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Grammy-nominated Five For Fighting singer and songwriter is set to return to the stage in Ventura County

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KCLU
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John Ondrasik from Five For Fighting in his home studio in Ventura County

John Ondrasik, who lives in Westlake Village, has hits including Superman and 100 Years.

Five For Fighting’s John Ondrasik is playing one his biggest hits - Superman (it’s not easy) – on guitar in the music studio of his Westlake Village home.

Incredibly the song is 20 years old now, but he says it’s as rewarding to play it for fans now, as ever.

"I'm lucky because I still enjoy playing Superman and 100 Years, the two big songs.

"There may be someone in the crowd that will only see me one time in their life so I owe it to them to give it my best," he told KCLU

Playing live is an opportunity which has been off the table for nearly two years, but Ondrasik is now set to play a rescheduled date in Thousand Oaks on Saturday – after it was postponed because of the pandemic.

"They've been pushed out almost two years, we've postponed them three times, so thank you to everyone who has been patient," he said.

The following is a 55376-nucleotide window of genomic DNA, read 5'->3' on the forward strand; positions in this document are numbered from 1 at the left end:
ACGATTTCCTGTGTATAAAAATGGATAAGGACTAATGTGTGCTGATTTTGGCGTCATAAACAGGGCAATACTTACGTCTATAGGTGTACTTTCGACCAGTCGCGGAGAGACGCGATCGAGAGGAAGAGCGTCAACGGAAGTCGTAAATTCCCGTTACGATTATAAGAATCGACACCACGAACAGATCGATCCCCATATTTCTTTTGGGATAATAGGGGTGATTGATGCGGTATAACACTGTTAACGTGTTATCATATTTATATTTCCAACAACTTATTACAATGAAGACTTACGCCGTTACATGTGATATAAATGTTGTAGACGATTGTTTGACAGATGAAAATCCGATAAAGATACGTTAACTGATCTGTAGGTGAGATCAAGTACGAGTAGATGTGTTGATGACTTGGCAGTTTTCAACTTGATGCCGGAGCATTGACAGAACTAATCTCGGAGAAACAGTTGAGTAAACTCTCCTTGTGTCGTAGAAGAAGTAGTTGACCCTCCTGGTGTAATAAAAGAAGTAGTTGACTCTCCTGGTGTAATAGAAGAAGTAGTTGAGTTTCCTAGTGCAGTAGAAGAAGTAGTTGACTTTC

"The cliché is to say you don't know how much you'll miss something until it's gone but I really felt that. This is a blessing to do this for a living.

"We're very grateful and excited," he says of being back on tour.

His most recent release is also probably his most controversial.

Blood On My Hands – which he wrote after seeing images of the American withdrawal from Afghanistan and has become a viral anthem.

"It's like no other song I wrote. I didn't intend to write Blood On My Hands, I took no joy in putting it out. It's an Afghan protest song.

"It's a song about our withdrawal strategy, it's not a song about the decision to withdraw. I think there's good arguments on both sides."

He says the song came about when 13 American soldiers and at least 60 Afghans were killed by a suicide bomber in Kabul in August.

"I was very angry.

"As a cathartic exercise I started banging on that piano right there.

"The song finished itself after the President gave his extraordinary success speech. I think we all were kind of like, 'that doesn't make any sense, it's not what we are seeing.'

"Presidents will say things. We saw that with the last President and we see it with this President. They say things that are crazy."

Ondrasik says it was then seeing Joint Chiefs Chair General Mark Milley and Defense Secretary Lloyd Austin "parrot the 'oh what a great airlift we had and things went according to plan'" narrative.

"I was scared. The Orwellian narrative scared me."

The singer says his friends warned him not to release the song, concerned that it would be career suicide.

"I felt it was too important to not put it out," says Ondrasik.

"Someone has to say it. No one was saying it.

"The song has resonated, I think, with a lot of folks."

All proceeds from the sale of the song are going to the Afghanistan National Institute of Music, as well as to the Gary Sinese Foundation.

Five for Fighting with a string quartet are at Thousand Oaks Performing Arts Center on Saturday night.